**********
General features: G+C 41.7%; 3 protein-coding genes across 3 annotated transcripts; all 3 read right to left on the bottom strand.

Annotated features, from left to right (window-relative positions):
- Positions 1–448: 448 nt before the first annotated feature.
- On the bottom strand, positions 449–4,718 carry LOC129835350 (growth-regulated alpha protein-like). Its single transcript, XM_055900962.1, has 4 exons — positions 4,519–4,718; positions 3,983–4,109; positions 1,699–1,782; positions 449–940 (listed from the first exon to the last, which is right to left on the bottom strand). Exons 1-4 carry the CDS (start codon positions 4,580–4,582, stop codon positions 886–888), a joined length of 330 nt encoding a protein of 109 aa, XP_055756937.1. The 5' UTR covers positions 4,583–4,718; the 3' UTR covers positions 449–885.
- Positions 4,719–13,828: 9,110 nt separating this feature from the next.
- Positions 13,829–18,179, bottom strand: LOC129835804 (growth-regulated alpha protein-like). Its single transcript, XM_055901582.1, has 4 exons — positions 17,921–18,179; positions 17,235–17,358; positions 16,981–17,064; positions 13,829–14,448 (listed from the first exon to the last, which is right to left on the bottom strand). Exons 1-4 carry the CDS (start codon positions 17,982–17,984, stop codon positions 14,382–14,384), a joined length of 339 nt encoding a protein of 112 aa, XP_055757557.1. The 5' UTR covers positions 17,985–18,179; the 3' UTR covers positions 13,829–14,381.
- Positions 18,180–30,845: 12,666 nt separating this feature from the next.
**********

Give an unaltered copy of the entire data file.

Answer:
General features: G+C 41.7%; 3 protein-coding genes across 3 annotated transcripts; all 3 read right to left on the bottom strand.

Annotated features, from left to right (window-relative positions):
- Positions 1–448: 448 nt before the first annotated feature.
- On the bottom strand, positions 449–4,718 carry LOC129835350 (growth-regulated alpha protein-like). Its single transcript, XM_055900962.1, has 4 exons — positions 4,519–4,718; positions 3,983–4,109; positions 1,699–1,782; positions 449–940 (listed from the first exon to the last, which is right to left on the bottom strand). Exons 1-4 carry the CDS (start codon positions 4,580–4,582, stop codon positions 886–888), a joined length of 330 nt encoding a protein of 109 aa, XP_055756937.1. The 5' UTR covers positions 4,583–4,718; the 3' UTR covers positions 449–885.
- Positions 4,719–13,828: 9,110 nt separating this feature from the next.
- Positions 13,829–18,179, bottom strand: LOC129835804 (growth-regulated alpha protein-like). Its single transcript, XM_055901582.1, has 4 exons — positions 17,921–18,179; positions 17,235–17,358; positions 16,981–17,064; positions 13,829–14,448 (listed from the first exon to the last, which is right to left on the bottom strand). Exons 1-4 carry the CDS (start codon positions 17,982–17,984, stop codon positions 14,382–14,384), a joined length of 339 nt encoding a protein of 112 aa, XP_055757557.1. The 5' UTR covers positions 17,985–18,179; the 3' UTR covers positions 13,829–14,381.
- Positions 18,180–30,845: 12,666 nt separating this feature from the next.